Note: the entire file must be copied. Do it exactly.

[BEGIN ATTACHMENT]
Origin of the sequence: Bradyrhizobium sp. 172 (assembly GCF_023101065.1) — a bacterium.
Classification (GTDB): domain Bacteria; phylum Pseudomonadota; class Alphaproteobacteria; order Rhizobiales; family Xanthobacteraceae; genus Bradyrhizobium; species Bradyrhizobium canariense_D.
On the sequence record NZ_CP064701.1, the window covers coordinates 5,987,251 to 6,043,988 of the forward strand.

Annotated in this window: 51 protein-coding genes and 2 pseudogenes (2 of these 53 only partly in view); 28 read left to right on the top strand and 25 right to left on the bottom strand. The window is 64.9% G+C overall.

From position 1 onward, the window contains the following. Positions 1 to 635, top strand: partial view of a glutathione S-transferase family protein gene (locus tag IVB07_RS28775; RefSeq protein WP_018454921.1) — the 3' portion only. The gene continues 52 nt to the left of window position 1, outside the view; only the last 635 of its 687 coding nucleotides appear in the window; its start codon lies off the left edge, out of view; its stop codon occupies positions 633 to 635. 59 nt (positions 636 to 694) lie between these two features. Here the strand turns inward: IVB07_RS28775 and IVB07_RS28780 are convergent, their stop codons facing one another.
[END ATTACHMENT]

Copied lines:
Origin of the sequence: Bradyrhizobium sp. 172 (assembly GCF_023101065.1) — a bacterium.
Classification (GTDB): domain Bacteria; phylum Pseudomonadota; class Alphaproteobacteria; order Rhizobiales; family Xanthobacteraceae; genus Bradyrhizobium; species Bradyrhizobium canariense_D.
On the sequence record NZ_CP064701.1, the window covers coordinates 5,987,251 to 6,043,988 of the forward strand.

Annotated in this window: 51 protein-coding genes and 2 pseudogenes (2 of these 53 only partly in view); 28 read left to right on the top strand and 25 right to left on the bottom strand. The window is 64.9% G+C overall.

From position 1 onward, the window contains the following. Positions 1 to 635, top strand: partial view of a glutathione S-transferase family protein gene (locus tag IVB07_RS28775; RefSeq protein WP_018454921.1) — the 3' portion only. The gene continues 52 nt to the left of window position 1, outside the view; only the last 635 of its 687 coding nucleotides appear in the window; its start codon lies off the left edge, out of view; its stop codon occupies positions 633 to 635. 59 nt (positions 636 to 694) lie between these two features. Here the strand turns inward: IVB07_RS28775 and IVB07_RS28780 are convergent, their stop codons facing one another.